Want to ride to work but not sure about spending $500-800 on a new bike? Thought about getting a bicycle to ride to the shop? Maybe its for more time with the family?
Whatever your reason, we firmly believe a quality, free or cheap bike is out there waiting for you. Before you pay for a new item, it doesn't hurt to start on a free or cheap bike to test the waters.
'Surely it’s easier to get a new bike for $300?' you say? 'I even saw one advertised in the supermarket catalogue with suspension and disc brakes...' This is certainly a viable option, but given the build process, materials and equipment used on these bikes, we’d suggest otherwise. If you do decide to get a new bike, be sure it’s of reasonable quality and has been put together by a good mechanic.
Here are our tips for getting a free or cheap bicycle.
1. Check the shed
Census data from 2011 states the average Australian household had 1.47 bicycles in working order. Based on a small sample, i.e. my immediate family, I’d suggest for every working bike, there are two-three that require less than $200 to get them functioning. So ask your friends and family to check the shed.
2. Go to your local op-shop
Nothing in the garage? Head to the op-shop. I recently ventured past the Salvation Army store in a wealthy Melbourne suburb. Sitting out front was a $50 mountain bike from a very reputable brand. There was absolutely nothing wrong with this beauty which had clearly been sitting in someone’s garage.
3. Post on social media
I’ve got two bikes sitting in the garage. If you posted an offer to come over and take them off my hands to free up space, that’d be great! I’d even throw in a six-pack for the favour you are doing me. Etiquette would suggest you buy me the six-pack though. I like Australian Pale Ales. A full bodied red from McLaren Vale would also suffice.
4. Wait for the local hard-rubbish collection
This can be a tricky given the likelihood it actually is rubbish, but there are some gems to be found. If you do go down this path, be sure to get good advice from a local bike shop or cycling friend. It also pays to ask the household if they don’t mind you grabbing it – more out of courtesy than anything.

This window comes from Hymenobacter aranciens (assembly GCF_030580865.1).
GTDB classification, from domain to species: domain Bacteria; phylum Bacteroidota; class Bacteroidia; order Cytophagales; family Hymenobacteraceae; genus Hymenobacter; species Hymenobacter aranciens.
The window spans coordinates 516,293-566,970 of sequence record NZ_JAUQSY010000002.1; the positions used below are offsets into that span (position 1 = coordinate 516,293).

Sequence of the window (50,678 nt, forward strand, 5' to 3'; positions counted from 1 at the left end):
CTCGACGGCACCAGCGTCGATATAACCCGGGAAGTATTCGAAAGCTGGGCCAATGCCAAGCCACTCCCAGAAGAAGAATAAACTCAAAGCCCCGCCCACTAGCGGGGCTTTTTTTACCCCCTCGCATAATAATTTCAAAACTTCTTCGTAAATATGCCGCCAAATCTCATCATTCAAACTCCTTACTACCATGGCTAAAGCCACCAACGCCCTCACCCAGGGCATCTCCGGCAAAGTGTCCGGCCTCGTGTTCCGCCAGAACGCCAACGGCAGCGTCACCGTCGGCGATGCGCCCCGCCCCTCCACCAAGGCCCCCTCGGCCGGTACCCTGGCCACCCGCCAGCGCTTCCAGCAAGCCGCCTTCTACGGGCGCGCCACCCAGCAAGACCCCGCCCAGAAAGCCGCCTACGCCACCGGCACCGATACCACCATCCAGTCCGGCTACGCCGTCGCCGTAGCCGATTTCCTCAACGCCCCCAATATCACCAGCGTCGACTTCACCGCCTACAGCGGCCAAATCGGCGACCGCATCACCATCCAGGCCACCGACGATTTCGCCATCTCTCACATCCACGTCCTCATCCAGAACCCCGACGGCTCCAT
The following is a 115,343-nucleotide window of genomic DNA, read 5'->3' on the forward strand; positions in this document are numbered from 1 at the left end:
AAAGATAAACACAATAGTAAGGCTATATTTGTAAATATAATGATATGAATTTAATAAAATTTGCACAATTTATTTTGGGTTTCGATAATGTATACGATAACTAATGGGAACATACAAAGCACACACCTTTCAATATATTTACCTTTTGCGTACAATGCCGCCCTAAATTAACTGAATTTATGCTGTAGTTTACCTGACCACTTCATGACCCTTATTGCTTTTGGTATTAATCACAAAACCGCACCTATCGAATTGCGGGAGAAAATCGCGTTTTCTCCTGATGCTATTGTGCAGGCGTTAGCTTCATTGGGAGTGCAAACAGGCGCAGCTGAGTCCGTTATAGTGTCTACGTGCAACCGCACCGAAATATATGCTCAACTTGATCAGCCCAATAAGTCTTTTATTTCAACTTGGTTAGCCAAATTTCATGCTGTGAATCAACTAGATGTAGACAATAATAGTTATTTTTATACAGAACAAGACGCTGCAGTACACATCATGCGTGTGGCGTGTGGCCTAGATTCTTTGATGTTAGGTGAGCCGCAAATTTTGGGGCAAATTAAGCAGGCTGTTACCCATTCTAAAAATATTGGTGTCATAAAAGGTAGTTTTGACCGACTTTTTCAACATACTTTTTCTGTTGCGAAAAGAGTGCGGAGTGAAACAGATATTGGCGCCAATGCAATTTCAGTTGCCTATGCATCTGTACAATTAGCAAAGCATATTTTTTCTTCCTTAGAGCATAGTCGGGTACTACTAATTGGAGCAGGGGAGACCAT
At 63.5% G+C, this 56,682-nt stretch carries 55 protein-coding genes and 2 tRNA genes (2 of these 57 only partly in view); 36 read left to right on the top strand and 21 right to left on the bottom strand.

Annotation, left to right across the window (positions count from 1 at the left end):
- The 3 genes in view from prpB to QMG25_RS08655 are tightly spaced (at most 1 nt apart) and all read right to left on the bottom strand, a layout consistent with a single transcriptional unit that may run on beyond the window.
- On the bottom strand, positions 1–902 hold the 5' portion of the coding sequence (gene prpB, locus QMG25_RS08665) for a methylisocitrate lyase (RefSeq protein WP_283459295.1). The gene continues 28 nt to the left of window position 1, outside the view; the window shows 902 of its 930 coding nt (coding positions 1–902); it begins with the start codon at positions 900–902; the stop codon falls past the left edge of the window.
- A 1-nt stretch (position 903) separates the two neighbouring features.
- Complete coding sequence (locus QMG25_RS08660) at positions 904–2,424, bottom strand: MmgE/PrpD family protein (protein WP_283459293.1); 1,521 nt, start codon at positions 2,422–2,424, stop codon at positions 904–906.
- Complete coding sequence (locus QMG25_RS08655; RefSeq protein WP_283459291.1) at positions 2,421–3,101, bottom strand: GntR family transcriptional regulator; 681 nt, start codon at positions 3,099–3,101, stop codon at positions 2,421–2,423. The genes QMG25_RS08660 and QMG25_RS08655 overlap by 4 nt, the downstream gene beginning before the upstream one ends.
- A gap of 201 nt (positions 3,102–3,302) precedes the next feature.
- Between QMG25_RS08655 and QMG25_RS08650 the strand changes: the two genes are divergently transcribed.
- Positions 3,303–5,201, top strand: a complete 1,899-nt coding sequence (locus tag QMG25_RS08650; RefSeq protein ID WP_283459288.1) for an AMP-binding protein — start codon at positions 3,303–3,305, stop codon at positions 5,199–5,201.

5. Local Council recycling centre
Council recycling centres are great as they usually have the bikes that were too good for landfill. It’s best to check your Council’s website and call before visiting. Not all recycling centres will keep or have bikes lying around.
6. Community groups
This option may require getting your hands dirty, but can be very rewarding. The Bike Shed in Melbourne’s inner North for example, is known as a space where you can fix, buy or build bikes. Check the website as you’ll need to become a member (for a very, very reasonable price). Other groups keep include ‘Men’s Shed’s’, where skilled folk may be interested in helping you in your quest.
Now you know where to look, here are some items to check to ensure it's safe and of working order. If you have doubts, head to your local bike shop or ask a friend who knows about
Brakes and safety: Test the brakes (without riding to begin with). If they feel slow to respond or don’t work at all, check the cables, levers and calliper. Look for rust or frail/damaged cables to begin. If you don't feel comfortable assessing these parts, take photos or video footage to get an experts opinion later.
Rust and Moving parts: Check the chain and other moving parts for rust. You can generally work with some rust and potentially replace parts, but too much rust on a cheap bike doesn’t make it feasible to keep.
Kick the tyres: Well, not literally. Flat tyres would be one of the most common reasons a bike remains unloved in the garage. If they are flat, pump them up and see if they deflate immediately or slowly overnight. If this is your only problem, new tyres and tubes are easily replaced at a good price from your local bike shop.
Test it: If the brakes worked, moving parts seemed sturdy and everything appears safe, take it for a spin.
Seek advice: If you are unsure if the bike is safe or feasible to keep, take plenty of pictures or video footage and get advice from a cycling friend or local bike shop. Even better, let them see the bike in person.
There you have it. Hopefully your pre-loved bike sets you on the path of many cycling fanatics before you. We can’t promise your new passion will always be this cheap, but the return on your cycling investment usually outweighs the initial cost.